With Noah, it just took time. I didn’t want to convince him; I wanted it to feel right for him, too. I had already let go of my desire for a genetic link to our potential child years before, but Noah had always assumed his contribution would be preserved.
We put the two embryos “on hold” and waited about six months before moving forward. In that time, we talked about what it all meant. We thought about how a child might feel conceived in this way and we talked about our readjusted goals: to be parents. With a little time and a lot of conversation, Noah was on board. It was a more affordable option than some (about $7,000; with medication and travel about $10,000). It would also allow me the chance to carry—and allow us the best possibility for—a healthy child.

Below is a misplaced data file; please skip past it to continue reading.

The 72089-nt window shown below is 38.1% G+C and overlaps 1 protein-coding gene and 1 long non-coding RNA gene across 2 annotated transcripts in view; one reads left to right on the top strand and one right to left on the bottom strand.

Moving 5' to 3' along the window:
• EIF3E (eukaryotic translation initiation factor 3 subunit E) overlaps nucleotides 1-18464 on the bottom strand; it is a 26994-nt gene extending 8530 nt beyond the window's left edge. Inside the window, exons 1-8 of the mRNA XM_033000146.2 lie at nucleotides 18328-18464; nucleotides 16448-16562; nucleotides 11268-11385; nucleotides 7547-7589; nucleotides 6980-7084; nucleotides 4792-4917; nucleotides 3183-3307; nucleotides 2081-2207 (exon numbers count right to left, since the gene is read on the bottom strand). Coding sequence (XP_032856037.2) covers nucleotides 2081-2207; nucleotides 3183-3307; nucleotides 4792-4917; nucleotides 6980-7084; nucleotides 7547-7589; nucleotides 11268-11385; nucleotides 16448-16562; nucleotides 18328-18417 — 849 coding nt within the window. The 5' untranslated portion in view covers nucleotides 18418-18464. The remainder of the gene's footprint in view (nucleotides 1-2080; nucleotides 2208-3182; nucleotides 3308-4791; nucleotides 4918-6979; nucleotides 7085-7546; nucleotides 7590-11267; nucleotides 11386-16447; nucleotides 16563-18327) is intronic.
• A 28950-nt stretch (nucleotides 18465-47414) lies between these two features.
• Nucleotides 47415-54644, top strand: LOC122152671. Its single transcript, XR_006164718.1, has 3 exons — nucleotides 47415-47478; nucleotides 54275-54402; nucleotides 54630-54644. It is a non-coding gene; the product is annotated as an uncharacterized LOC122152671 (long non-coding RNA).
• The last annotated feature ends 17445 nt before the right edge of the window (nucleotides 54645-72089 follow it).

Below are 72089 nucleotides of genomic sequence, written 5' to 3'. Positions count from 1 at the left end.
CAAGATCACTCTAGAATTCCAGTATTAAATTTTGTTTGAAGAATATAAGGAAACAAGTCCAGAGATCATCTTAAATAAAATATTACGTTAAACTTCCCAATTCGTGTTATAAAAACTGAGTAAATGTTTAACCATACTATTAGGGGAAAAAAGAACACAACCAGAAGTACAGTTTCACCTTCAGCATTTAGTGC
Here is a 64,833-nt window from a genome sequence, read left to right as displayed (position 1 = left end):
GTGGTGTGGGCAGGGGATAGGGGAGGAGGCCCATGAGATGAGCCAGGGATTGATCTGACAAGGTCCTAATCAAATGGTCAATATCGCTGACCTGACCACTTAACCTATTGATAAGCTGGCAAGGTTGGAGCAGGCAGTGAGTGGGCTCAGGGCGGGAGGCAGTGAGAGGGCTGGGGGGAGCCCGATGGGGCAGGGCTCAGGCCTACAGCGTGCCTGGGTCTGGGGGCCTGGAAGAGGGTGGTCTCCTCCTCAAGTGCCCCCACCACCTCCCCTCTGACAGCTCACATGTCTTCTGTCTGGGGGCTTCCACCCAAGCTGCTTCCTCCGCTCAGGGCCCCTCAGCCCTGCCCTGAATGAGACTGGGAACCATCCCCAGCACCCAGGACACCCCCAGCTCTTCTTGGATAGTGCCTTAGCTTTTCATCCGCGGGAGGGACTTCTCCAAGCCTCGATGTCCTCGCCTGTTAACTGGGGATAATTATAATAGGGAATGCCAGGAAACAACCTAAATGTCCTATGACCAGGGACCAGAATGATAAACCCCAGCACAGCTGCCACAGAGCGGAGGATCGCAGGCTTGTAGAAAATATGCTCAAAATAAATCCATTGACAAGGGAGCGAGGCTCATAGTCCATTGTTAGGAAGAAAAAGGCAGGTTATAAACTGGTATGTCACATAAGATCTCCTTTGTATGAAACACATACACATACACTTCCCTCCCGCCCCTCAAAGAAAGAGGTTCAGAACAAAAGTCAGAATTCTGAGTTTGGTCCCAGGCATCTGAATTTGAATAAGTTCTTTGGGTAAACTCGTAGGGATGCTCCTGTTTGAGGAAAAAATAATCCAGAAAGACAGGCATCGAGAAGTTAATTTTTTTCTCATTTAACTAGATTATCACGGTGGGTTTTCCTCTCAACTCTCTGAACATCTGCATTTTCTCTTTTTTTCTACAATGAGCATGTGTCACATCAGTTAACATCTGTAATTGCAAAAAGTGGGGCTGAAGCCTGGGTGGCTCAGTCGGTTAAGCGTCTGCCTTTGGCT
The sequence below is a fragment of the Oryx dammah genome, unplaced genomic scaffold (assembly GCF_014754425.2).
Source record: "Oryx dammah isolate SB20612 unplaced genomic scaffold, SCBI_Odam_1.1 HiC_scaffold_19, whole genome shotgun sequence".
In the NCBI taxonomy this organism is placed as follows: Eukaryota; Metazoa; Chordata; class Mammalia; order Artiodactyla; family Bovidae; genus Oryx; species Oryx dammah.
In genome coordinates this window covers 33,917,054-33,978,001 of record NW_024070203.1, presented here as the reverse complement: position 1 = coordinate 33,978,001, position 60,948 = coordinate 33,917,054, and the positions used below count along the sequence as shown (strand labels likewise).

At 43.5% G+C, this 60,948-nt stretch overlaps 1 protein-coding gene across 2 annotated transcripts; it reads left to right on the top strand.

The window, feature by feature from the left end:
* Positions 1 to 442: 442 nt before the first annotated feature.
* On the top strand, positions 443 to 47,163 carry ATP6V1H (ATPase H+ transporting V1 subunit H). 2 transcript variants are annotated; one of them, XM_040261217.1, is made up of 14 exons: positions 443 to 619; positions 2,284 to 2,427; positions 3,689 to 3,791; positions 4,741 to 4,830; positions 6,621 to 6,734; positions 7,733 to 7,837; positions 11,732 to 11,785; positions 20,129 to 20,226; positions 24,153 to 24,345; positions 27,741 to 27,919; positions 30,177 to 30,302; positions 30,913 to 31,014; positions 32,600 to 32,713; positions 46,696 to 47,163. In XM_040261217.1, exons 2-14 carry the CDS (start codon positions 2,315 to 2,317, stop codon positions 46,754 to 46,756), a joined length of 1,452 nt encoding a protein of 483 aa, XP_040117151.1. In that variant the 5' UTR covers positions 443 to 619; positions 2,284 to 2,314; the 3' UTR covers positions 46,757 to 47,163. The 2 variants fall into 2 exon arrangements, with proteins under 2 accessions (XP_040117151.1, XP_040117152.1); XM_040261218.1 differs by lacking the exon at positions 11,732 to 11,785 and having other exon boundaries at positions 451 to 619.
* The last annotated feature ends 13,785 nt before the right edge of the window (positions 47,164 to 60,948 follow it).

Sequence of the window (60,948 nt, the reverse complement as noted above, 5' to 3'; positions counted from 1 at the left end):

In July 2014, we did a donated frozen embryo transfer and lo and behold, it worked. We made it through a touch-and-go pregnancy and a slightly traumatic birth, but now we have the most amazing two-year-old we could ever imagine. She is 100% the baby that was meant to be ours.
Noah and I needed a bit more than a decent bottle of wine and one magical night to make a baby. We learned a lot of important life lessons along the way and are so grateful to everyone in our “village” involved in our baby-making odyssey. We can now proudly tell our little girl that we wanted her so badly that people we knew and even strangers were inspired to help us become a family. Would I do it all over again to end up with the baby girl we have? Absolutely.
Maya Grobel is a licensed clinical social worker (LCSW) and psychotherapist in Los Angeles who specializes in supporting those struggling to conceive. Her blog, Don’t Count Your Eggs, follows her five-year path to parenthood that finally ended with the birth of her daughter in 2015. One More Shot, a feature length film that Maya and her TV-producer husband, Noah, made documenting their journey to parenthood is available on iTunes, Amazon, Vimeo on Demand, and Netflix starting on January 15, 2018.
Listen to stories, share your own, and get feedback from the community.